I'm going out on a limb and disagreeing.

Jack - proper noun; is - "being" verb; going - object noun (gerund); to - preposition; have - verb; a - article (never too soon to learn); car - object noun; of - preposition; his - pronoun (determiner); own - pronoun (object);

I am not sure I agree that "going to" is an action verb phrase in any case, but certainly when "going" is followed by a perfectly good prepositional phrase, I see no reason why "to" should not be the preposition.

  • 2
    No. In 'Jack is going to London', 'to' is the preposition. But in 'Jack is going to cry', 'to' is in a different word-class, the infinitive marker {see Eythórsson}. Try replacing each 'to' with 'from'. // Do read the article (Englishpage) linked to above. // Do read up on gerunds / ing-forms of verbs (plenty on ELU). Commented Dec 16, 2014 at 16:06

"Jack is going to have a car of his own."

  • Jack: proper noun
  • is going: future tense
  • to hav e: infinitive
  • a: article
  • car: common noun
  • of: preposition
  • his: possessive adjective
  • own: common noun
  • is going can't be future tense under any analysis. At best we might want to call 'going to' a kind of future, (especially since it can be contracted in speech to 'gonna'). But the 'is' is simply the present tense (progressive) 'be'. We can see this because we can also say "Jack was going to have a car of his own" which is a future in the past (as you would expect if 'is' and 'was' were behaving like regular present and past tense verbs.) And as noted in the comments, the "correct" answer can really only be given relative to what the child has been taught, as some terms really vary widely.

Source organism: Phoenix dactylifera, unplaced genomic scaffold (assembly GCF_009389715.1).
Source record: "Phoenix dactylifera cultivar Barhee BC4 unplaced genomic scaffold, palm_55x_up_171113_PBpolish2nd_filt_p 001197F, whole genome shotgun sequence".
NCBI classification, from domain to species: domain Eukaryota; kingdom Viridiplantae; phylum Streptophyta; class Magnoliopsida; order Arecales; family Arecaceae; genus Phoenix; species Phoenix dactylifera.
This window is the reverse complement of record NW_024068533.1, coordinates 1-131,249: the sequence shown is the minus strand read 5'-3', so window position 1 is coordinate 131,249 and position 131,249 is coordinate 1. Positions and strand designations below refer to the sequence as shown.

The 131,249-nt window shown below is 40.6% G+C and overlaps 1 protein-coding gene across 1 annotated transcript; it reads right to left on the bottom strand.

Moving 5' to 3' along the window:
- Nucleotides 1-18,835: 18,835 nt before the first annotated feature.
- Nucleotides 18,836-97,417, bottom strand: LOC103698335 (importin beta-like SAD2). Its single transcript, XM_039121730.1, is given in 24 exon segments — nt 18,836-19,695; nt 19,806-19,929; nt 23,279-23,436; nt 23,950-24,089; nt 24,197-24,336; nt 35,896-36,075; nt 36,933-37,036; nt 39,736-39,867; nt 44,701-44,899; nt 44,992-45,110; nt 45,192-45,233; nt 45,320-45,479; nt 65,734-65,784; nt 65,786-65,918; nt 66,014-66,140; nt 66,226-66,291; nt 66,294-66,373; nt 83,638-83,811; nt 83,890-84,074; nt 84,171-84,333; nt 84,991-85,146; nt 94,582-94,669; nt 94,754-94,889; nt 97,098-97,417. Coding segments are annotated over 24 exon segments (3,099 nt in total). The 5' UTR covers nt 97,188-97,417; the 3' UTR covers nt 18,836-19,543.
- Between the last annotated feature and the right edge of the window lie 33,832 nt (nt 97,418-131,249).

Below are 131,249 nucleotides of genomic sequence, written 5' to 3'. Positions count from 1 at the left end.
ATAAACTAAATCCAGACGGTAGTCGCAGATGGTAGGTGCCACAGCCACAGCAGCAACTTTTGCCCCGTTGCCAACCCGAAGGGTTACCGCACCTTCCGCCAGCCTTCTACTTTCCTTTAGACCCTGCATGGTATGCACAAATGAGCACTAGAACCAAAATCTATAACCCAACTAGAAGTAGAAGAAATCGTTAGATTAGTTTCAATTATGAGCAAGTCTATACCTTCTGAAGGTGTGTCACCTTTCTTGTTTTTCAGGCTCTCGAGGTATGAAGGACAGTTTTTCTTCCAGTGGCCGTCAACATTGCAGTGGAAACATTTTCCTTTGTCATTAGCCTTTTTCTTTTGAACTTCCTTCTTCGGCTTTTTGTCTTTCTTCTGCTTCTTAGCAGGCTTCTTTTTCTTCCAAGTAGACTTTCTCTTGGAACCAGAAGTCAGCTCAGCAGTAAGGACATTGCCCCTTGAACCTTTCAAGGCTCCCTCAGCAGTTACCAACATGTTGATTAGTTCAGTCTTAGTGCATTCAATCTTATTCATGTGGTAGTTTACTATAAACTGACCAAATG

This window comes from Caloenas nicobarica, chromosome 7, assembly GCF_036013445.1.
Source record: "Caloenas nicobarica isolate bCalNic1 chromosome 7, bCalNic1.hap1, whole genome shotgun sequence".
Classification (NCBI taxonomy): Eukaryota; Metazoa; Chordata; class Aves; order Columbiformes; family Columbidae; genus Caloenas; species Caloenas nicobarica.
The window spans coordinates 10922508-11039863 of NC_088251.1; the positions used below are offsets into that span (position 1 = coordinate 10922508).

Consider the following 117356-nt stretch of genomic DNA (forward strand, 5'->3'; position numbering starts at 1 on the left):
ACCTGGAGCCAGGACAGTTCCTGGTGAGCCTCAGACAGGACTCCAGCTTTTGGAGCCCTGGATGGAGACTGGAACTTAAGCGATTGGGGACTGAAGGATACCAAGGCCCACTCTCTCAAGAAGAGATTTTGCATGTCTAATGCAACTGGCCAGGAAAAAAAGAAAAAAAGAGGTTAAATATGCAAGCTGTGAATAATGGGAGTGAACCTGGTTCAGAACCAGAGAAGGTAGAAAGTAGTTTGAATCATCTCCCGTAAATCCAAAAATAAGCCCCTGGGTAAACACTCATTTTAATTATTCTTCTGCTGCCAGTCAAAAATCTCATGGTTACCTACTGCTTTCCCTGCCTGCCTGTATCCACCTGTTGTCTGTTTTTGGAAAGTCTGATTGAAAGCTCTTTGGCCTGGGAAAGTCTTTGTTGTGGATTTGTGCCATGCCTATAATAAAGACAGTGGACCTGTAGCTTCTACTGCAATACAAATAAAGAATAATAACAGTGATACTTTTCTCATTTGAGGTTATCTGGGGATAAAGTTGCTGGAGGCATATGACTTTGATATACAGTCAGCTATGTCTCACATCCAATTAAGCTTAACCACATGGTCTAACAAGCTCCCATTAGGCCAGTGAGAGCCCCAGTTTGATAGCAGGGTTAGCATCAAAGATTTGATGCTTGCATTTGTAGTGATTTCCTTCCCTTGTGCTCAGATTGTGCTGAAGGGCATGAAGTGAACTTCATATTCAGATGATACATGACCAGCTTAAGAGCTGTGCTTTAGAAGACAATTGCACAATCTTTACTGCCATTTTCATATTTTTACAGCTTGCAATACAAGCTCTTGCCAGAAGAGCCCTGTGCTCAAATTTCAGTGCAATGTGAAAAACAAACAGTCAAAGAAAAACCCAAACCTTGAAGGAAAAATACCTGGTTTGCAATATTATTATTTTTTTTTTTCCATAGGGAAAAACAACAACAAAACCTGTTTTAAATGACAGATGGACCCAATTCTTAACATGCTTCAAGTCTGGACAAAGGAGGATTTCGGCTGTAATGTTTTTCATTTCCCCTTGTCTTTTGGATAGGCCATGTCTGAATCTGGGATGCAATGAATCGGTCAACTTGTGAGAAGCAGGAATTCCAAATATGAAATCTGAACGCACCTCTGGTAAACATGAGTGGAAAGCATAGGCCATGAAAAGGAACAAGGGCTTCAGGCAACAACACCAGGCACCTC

– Alan Munn
    Commented Jan 2, 2015 at 7:12
  • @AlanMunn English uses various mechanisms to indicate a verb is occurring at some time in the future, of which will and be going to are two common approaches. Another is to use an adverbial locution like “Tomorrow I see the doctor.” Since both common ways are analytic/compound forms, not syncretic/inflectional ones, I wouldn’t be too quick to deny the longer periphrastic construction the same rights and privileges — and branding/naming/classification — granted to the shorter version. Yes, they have slightly different underlying properties, but the same overall effect.
    – tchrist
    Commented Jan 2, 2015 at 7:32
  • @tchrist I'm well aware of this; the point was that 'is going' itself is not the source of the future, and the 'be' in this construction behaves just like any other progressive 'be'. If 'is going' was the source of the future, we might expect to say "Yesterday John is going to leave", but we instead we must say "Yesterday John was going to leave". If you want to treat 'be going to' as a future, then you need to say it inflects for present and past tense, which is a bit odd, don't you think?
    – Alan Munn
    Commented Jan 2, 2015 at 7:44
  • @AlanMunn No, I don’t think it odd. After all, will also inflects for past tense: compare “I will go to the store the store before three” with “Yesterday, I said I would go to the store before five.”
    – tchrist
    Commented Jan 2, 2015 at 7:48
  • @tchrist Right, because 'will' isn't future tense either... :) Now I see the source of the recent meta question on this...
    – Alan Munn
    Commented Jan 2, 2015 at 7:49

"Jack is going to have ..." there are not three verbs here. Here we have "to be going to +infinitive".

Jack has -present tense.

Jack will have - future tense.

Jack is going to have - this is a special structure we can use for talking about the future.


his - possessive adjective not pronoun.